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Television and Broadcasting

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What the Premiership is all about

The exit of Chelsea from the Champions League, and the poor prospects of Arsenal and Manchester City, provides another peg on which critics of the Premier League can hang one of their eloquent denunciations.  West Ham's income is poised to pass that of Inter Milan, but still Premier League teams under perform on the European stage.

David Conn and writers like him have a case to make, but sometimes I think they miss the point of the Premier League.   It is as much about creating a televised entertainment spectacle for global consumption as it is about football.

Players to wear embedded cameras

Spain's FirstVision has created a shirt to be worn by players with an embedded camera at chest level to provide broadcast standard video.   The device has been tested by players in training sessions at Barcelona and by officials in a match between Barcelona and Real Madrid.   The content was distributed by 150 broadcasters.

Sky customers will have to pay up

Sky customers will have to meet part of the cost of the new Premier League television rights deal.  Some reports suggest that subscriptions could go up by as much as £4 a month.

Sky has pledged to reduce its spending by a further £600m over three years, or 17 per cent of its addressable costs, to fund its bid.  Most savings will come from encouraging customers to make inquiries online, rather than phoning its customer call centres.

Unhappy days at Orient

Last season Leyton Orient were contenders for promotion.   This year they are bottom of League 1.  The Italian takeover of the club does not seem to have worked well.  Even team talks are being given in Italian.

In one bizarre development, the club has been given its own reality television show in Italy which could lead to a player contract.   Owner Francesco Becchetti thinks it will raise the profile of the club and perhaps produce good players.

Did Scudamore score an own goal?

There has been plenty of moral outrage at the amount of money coming into the Premier League under the new television deal and the amount of money being paid to its players.   One political economy blog has already asked me to write a suitably indignant piece which really be a less eloquent rendering of the kind of article that David Conn writes so well in The Guardian.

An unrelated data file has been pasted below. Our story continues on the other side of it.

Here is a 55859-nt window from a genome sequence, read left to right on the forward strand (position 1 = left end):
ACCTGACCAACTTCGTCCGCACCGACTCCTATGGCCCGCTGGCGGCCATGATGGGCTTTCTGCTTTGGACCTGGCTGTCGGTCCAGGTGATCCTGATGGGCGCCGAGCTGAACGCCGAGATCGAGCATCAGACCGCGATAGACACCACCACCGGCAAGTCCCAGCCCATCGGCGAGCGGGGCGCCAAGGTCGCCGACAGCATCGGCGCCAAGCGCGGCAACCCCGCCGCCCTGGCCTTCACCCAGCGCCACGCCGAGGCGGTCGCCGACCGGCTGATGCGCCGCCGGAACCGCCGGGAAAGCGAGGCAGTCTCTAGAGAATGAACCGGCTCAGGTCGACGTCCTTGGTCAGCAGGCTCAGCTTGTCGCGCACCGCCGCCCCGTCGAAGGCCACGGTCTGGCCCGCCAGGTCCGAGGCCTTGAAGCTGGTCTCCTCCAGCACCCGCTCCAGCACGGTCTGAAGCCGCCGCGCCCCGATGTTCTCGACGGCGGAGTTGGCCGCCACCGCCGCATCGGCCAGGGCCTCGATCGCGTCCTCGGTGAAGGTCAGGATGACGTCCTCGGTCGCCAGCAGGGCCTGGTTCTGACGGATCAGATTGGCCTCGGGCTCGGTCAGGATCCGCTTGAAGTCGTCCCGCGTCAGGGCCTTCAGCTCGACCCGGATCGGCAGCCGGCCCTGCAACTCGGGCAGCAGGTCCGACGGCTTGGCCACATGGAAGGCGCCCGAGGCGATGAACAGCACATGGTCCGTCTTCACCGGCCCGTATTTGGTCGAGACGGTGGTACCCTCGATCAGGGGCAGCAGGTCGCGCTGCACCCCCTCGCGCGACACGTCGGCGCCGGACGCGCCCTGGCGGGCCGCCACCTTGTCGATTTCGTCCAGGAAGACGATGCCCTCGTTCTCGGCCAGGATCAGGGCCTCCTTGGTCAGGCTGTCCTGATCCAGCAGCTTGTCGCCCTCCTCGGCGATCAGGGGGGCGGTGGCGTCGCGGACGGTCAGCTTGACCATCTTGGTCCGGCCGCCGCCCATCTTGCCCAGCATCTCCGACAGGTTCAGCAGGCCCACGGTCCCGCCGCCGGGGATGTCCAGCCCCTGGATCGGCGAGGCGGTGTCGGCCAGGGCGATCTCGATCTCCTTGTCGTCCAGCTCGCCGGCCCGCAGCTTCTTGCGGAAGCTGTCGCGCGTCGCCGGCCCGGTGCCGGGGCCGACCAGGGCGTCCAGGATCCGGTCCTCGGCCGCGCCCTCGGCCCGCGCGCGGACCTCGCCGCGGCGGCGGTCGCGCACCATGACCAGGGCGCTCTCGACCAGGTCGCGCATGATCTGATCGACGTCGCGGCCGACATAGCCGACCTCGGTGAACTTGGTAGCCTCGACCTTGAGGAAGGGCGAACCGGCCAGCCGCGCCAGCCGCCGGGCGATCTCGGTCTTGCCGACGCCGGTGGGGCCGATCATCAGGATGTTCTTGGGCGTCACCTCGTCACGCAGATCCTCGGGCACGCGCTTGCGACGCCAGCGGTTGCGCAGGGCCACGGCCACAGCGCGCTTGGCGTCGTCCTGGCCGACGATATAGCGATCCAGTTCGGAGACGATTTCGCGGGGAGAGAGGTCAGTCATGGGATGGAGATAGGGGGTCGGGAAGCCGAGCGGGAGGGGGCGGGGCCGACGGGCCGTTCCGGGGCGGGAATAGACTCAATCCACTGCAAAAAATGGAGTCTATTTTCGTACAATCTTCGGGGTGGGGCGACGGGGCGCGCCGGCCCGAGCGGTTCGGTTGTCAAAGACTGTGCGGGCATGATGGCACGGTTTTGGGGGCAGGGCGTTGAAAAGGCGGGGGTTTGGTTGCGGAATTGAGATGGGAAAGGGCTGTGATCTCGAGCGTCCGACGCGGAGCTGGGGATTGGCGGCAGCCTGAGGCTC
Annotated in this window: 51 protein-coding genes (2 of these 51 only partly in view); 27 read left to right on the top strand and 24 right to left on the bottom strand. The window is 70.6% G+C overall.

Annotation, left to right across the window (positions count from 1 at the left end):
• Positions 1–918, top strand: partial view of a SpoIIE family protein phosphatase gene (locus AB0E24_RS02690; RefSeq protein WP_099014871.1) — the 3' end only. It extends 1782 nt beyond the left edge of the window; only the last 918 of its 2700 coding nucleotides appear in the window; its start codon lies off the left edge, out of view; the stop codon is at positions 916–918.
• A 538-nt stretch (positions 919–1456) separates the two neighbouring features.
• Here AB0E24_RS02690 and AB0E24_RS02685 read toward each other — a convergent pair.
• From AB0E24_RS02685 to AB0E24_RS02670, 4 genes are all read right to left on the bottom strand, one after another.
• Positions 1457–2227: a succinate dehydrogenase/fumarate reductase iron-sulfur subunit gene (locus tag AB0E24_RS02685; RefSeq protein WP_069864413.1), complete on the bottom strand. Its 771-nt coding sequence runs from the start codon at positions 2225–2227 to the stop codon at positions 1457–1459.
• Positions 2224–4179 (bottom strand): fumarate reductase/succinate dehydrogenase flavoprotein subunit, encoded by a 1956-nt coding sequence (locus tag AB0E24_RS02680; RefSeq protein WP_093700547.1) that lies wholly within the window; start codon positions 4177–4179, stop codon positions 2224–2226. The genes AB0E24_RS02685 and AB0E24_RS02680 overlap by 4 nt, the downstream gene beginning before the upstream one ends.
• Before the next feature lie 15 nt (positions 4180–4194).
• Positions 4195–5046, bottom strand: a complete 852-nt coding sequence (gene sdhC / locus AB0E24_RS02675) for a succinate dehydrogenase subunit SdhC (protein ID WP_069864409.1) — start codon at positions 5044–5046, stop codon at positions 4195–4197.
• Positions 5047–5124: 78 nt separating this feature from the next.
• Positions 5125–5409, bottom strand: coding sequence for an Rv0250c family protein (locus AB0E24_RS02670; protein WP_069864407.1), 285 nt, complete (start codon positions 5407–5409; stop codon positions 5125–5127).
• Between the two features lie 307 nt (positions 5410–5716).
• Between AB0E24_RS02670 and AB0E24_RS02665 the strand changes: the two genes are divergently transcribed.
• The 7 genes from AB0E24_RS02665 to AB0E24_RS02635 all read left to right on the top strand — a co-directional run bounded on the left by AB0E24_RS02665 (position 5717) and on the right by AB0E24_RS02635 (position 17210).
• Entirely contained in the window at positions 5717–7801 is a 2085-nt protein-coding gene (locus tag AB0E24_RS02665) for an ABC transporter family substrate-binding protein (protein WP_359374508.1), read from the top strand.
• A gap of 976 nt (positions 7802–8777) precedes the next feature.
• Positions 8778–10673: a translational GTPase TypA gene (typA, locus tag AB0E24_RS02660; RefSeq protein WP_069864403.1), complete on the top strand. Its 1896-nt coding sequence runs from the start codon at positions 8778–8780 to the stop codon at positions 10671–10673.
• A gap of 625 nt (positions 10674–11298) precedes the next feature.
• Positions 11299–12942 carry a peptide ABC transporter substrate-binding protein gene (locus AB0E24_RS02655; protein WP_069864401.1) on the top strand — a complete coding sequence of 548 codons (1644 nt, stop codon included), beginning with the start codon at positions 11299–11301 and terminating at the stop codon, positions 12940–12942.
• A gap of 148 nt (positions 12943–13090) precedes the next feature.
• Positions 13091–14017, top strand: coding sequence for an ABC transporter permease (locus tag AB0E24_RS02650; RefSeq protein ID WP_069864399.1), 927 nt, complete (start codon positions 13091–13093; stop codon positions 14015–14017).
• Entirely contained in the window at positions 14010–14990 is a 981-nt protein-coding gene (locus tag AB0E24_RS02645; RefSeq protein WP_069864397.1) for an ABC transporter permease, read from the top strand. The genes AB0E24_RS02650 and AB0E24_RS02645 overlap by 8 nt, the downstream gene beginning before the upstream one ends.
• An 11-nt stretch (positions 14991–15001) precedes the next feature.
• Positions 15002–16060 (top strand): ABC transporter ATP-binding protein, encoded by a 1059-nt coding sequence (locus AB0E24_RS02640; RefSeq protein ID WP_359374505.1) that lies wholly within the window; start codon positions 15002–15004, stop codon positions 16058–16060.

Championship cash boost from tv deal

Once the overseas deals have been completed, total Premier League broadcasting revenue is expected to exceed £8 billion.   As a result, Championship clubs not receiving parachute payments can expect to receive about £5 million per season in solidarity payments, more than double the present £2.3 million.

With average turnover for clubs in the Championship of about £15 million, the £5 million represents a large proportion of income.   They get about £2 million from their own television deal.   Whether the clubs will regard this as enough is unlikely.

Premiership TV bonanza

The amount paid by broadcasters for three years of Premier League television rights from 2016-17 has exceeded all expectations.   Sky and BT agreed to pay £5,16bn over the period: three years ago they paid just £3bn for the rights.   Sky is spending more on its own that the City estimated the whole auction would realise.

The mysteries of the Premier League auction

The first round of the blind auction for Barclays Premier League television rights is now taking place.  The exact rules used are not made public, but it is possible to make an intelligent guess.

Match of the Day gets new lease of life

Alan Shearer will be able to go on admiring big centre forwards until mid-2019 after Match of the Day won the Premier League highlights package.   The BBC made a bid of £204m over three years, 13.5 per cent more than its current deal.

The BBC''s main competitor, ITV, did not bid.   There had been speculation that ITV would use its financial strength to match the BBC.   Its cash flow has been strong in recent months while the BBC has been making programming cuts.

New bidder for Premiership matches

Bids for Premier League domestic broadcast rights have to be submitted by the end of next week for the blind auction. A potential new bidder has emerged in the form of the Discovery channel which has held talks with Premier League chief executive Richard Scudamore.

Discovery is best known for nature documentaries, but it now controls the Eurosport channels and wants to break into Premier League football. This could lead to even more inflation in the cost from £3bn for the last three year deal to around £4bn this time.